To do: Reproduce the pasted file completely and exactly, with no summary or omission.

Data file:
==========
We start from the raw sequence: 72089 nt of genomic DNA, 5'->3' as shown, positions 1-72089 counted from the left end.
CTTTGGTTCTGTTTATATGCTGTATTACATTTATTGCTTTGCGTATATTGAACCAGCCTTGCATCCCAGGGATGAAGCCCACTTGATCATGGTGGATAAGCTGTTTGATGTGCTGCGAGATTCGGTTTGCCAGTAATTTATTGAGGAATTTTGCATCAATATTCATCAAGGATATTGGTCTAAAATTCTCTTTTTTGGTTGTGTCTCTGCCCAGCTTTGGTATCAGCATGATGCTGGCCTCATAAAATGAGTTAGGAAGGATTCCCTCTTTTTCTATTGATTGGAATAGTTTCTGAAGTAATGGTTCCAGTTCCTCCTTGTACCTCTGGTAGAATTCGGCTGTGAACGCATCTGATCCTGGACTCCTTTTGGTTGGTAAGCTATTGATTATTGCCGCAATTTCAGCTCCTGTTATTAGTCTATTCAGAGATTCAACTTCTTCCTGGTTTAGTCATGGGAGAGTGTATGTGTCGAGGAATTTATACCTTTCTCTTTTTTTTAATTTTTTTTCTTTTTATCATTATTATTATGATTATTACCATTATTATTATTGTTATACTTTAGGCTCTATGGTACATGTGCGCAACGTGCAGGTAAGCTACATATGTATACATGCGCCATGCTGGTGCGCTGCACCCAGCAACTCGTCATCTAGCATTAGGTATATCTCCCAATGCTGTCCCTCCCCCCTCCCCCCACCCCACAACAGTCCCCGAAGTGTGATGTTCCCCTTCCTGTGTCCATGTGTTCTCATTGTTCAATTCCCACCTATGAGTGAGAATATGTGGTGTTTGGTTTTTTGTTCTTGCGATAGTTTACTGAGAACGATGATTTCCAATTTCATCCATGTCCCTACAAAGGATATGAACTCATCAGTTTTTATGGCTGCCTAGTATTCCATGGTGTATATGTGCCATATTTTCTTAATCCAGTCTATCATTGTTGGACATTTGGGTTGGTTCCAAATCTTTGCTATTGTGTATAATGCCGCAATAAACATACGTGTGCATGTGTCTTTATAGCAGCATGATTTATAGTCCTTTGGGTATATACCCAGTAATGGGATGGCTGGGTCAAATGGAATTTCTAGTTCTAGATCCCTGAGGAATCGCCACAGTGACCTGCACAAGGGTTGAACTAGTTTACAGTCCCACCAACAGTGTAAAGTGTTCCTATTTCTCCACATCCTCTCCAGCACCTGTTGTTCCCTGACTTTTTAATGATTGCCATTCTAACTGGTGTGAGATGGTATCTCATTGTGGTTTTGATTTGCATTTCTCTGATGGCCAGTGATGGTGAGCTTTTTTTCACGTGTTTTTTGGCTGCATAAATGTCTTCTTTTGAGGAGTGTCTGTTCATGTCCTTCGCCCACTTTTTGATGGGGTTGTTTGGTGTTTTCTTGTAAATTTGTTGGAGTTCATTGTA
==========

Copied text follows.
We start from the raw sequence: 72089 nt of genomic DNA, 5'->3' as shown, positions 1-72089 counted from the left end.
CTTTGGTTCTGTTTATATGCTGTATTACATTTATTGCTTTGCGTATATTGAACCAGCCTTGCATCCCAGGGATGAAGCCCACTTGATCATGGTGGATAAGCTGTTTGATGTGCTGCGAGATTCGGTTTGCCAGTAATTTATTGAGGAATTTTGCATCAATATTCATCAAGGATATTGGTCTAAAATTCTCTTTTTTGGTTGTGTCTCTGCCCAGCTTTGGTATCAGCATGATGCTGGCCTCATAAAATGAGTTAGGAAGGATTCCCTCTTTTTCTATTGATTGGAATAGTTTCTGAAGTAATGGTTCCAGTTCCTCCTTGTACCTCTGGTAGAATTCGGCTGTGAACGCATCTGATCCTGGACTCCTTTTGGTTGGTAAGCTATTGATTATTGCCGCAATTTCAGCTCCTGTTATTAGTCTATTCAGAGATTCAACTTCTTCCTGGTTTAGTCATGGGAGAGTGTATGTGTCGAGGAATTTATACCTTTCTCTTTTTTTTAATTTTTTTTCTTTTTATCATTATTATTATGATTATTACCATTATTATTATTGTTATACTTTAGGCTCTATGGTACATGTGCGCAACGTGCAGGTAAGCTACATATGTATACATGCGCCATGCTGGTGCGCTGCACCCAGCAACTCGTCATCTAGCATTAGGTATATCTCCCAATGCTGTCCCTCCCCCCTCCCCCCACCCCACAACAGTCCCCGAAGTGTGATGTTCCCCTTCCTGTGTCCATGTGTTCTCATTGTTCAATTCCCACCTATGAGTGAGAATATGTGGTGTTTGGTTTTTTGTTCTTGCGATAGTTTACTGAGAACGATGATTTCCAATTTCATCCATGTCCCTACAAAGGATATGAACTCATCAGTTTTTATGGCTGCCTAGTATTCCATGGTGTATATGTGCCATATTTTCTTAATCCAGTCTATCATTGTTGGACATTTGGGTTGGTTCCAAATCTTTGCTATTGTGTATAATGCCGCAATAAACATACGTGTGCATGTGTCTTTATAGCAGCATGATTTATAGTCCTTTGGGTATATACCCAGTAATGGGATGGCTGGGTCAAATGGAATTTCTAGTTCTAGATCCCTGAGGAATCGCCACAGTGACCTGCACAAGGGTTGAACTAGTTTACAGTCCCACCAACAGTGTAAAGTGTTCCTATTTCTCCACATCCTCTCCAGCACCTGTTGTTCCCTGACTTTTTAATGATTGCCATTCTAACTGGTGTGAGATGGTATCTCATTGTGGTTTTGATTTGCATTTCTCTGATGGCCAGTGATGGTGAGCTTTTTTTCACGTGTTTTTTGGCTGCATAAATGTCTTCTTTTGAGGAGTGTCTGTTCATGTCCTTCGCCCACTTTTTGATGGGGTTGTTTGGTGTTTTCTTGTAAATTTGTTGGAGTTCATTGTA